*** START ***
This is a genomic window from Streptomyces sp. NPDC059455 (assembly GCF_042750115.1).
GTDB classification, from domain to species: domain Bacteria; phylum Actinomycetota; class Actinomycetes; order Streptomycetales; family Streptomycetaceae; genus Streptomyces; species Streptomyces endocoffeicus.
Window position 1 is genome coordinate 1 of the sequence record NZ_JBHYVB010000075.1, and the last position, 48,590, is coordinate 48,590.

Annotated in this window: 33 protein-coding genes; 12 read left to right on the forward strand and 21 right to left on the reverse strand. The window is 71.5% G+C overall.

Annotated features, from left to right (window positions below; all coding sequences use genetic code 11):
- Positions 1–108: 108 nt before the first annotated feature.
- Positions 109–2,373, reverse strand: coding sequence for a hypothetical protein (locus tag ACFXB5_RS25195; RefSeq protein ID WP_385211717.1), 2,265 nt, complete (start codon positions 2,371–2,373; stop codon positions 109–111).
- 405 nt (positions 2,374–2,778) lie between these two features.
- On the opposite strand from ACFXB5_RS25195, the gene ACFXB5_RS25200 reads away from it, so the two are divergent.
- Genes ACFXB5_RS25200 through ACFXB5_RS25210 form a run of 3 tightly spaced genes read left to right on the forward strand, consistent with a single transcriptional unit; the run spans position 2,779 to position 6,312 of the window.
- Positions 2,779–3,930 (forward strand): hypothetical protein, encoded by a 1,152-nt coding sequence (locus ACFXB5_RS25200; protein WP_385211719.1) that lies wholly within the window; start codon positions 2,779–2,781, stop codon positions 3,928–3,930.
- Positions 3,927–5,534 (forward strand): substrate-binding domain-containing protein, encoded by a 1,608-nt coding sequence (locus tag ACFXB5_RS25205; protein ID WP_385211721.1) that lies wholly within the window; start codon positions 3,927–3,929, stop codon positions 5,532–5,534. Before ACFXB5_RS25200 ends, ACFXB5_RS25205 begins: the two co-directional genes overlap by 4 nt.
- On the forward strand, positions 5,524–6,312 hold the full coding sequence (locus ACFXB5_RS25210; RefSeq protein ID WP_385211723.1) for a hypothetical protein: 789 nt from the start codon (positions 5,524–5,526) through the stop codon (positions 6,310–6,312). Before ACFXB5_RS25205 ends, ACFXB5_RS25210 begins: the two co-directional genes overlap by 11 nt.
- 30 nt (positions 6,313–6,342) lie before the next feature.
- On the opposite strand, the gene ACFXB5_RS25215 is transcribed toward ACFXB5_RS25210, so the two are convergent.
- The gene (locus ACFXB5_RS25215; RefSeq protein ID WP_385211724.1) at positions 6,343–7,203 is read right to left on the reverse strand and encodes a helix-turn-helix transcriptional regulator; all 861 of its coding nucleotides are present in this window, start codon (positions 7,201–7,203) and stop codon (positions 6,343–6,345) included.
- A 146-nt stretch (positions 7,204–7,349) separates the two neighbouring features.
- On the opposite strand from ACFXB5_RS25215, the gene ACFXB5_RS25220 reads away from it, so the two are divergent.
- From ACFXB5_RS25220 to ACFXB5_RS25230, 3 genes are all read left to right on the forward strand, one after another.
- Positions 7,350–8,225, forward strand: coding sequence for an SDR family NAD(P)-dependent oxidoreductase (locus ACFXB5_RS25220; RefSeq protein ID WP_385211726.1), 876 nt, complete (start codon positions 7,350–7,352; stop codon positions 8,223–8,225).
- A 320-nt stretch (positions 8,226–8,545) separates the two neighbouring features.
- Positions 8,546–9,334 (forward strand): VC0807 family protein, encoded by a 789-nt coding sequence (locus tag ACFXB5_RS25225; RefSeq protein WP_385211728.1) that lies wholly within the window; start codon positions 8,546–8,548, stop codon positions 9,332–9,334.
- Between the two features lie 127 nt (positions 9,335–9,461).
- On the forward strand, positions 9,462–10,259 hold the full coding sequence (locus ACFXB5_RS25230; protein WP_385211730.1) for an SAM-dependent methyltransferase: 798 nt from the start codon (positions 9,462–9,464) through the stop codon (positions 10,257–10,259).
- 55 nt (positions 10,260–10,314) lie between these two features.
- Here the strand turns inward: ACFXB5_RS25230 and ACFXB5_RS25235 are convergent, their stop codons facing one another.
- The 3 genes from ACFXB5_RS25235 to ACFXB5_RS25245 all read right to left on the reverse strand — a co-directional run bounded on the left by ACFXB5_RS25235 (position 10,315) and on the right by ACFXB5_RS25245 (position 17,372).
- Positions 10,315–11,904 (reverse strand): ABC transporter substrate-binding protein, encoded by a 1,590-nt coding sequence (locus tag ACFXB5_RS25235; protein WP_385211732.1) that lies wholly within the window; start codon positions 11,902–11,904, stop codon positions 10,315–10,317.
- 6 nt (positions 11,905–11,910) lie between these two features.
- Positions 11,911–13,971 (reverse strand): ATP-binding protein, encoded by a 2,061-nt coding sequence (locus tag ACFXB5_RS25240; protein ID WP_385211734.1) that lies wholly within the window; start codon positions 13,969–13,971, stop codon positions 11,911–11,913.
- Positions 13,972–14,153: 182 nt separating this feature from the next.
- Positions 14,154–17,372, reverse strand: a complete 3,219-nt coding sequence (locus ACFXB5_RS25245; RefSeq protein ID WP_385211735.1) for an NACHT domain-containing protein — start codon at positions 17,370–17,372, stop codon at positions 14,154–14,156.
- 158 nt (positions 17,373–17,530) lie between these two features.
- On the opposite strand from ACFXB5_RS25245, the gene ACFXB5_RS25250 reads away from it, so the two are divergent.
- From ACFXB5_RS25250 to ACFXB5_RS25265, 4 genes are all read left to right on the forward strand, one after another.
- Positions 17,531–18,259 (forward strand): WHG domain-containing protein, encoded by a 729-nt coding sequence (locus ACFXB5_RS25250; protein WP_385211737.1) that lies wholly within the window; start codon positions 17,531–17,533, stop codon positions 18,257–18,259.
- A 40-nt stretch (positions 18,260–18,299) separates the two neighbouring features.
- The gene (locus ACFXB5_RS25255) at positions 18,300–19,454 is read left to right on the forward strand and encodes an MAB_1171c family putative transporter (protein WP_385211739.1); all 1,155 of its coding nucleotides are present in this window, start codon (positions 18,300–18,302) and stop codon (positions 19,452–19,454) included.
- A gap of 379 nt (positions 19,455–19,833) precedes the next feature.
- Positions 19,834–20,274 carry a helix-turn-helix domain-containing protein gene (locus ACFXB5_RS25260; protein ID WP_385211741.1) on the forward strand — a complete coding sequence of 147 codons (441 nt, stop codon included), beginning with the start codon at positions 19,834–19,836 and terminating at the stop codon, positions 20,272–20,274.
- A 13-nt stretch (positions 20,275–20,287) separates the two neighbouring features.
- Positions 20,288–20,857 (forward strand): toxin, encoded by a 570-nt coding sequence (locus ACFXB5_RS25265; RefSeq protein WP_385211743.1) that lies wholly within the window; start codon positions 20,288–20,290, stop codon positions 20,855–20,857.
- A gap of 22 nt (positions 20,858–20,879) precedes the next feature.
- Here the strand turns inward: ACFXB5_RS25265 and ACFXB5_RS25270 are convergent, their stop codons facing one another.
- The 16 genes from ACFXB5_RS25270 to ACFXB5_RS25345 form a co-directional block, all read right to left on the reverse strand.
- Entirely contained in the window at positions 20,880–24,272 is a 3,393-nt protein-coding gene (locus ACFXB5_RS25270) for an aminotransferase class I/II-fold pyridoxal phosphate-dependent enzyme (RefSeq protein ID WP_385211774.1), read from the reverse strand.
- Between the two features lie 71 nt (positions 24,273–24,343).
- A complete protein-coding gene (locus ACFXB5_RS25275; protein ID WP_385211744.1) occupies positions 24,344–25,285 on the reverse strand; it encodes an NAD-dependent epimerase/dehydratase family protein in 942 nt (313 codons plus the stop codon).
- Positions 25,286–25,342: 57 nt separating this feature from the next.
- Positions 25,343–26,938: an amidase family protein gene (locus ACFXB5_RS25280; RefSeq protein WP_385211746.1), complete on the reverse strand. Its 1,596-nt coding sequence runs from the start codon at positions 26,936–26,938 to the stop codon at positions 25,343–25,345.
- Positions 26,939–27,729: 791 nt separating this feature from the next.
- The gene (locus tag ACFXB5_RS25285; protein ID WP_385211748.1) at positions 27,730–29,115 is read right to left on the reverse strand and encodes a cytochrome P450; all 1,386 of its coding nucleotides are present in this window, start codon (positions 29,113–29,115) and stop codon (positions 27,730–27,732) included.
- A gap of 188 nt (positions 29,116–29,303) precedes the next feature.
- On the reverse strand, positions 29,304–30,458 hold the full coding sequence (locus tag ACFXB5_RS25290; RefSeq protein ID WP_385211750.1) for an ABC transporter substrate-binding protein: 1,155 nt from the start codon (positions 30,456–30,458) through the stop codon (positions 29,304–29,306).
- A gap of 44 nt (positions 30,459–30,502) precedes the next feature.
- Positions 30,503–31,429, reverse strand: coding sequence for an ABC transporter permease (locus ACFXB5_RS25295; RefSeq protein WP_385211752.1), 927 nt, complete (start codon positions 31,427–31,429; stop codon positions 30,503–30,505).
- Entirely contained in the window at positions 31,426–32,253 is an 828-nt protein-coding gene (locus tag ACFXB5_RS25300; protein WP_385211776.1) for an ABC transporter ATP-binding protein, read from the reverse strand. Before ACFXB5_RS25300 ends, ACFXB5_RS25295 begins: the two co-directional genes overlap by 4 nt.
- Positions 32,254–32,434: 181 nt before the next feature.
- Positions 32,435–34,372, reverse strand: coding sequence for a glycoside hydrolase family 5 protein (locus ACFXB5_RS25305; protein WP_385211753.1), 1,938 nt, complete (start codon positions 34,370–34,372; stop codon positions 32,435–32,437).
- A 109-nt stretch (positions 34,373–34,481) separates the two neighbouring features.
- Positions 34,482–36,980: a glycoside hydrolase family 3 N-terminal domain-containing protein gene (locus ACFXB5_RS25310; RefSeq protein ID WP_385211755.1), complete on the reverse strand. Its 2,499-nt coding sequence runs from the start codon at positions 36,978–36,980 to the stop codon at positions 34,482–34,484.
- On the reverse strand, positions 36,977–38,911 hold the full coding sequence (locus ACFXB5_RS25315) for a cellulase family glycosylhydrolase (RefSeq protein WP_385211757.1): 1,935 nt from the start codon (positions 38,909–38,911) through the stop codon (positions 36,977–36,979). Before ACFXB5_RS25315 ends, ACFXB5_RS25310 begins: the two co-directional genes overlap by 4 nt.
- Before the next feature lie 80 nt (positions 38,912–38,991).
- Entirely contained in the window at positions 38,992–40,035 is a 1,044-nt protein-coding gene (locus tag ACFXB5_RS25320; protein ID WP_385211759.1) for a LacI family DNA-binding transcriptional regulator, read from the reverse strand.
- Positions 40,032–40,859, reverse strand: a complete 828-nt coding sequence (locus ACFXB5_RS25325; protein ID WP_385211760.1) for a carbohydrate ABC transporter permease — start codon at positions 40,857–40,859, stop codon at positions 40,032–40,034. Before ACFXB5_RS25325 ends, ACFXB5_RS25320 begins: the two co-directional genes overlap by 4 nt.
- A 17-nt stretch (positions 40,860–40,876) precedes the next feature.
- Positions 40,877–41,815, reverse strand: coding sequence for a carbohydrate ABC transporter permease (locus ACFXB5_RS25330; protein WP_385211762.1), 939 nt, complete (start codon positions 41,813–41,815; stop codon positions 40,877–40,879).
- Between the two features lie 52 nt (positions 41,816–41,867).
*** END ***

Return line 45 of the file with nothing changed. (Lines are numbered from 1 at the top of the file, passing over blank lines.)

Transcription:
- The 16 genes from ACFXB5_RS25270 to ACFXB5_RS25345 form a co-directional block, all read right to left on the reverse strand.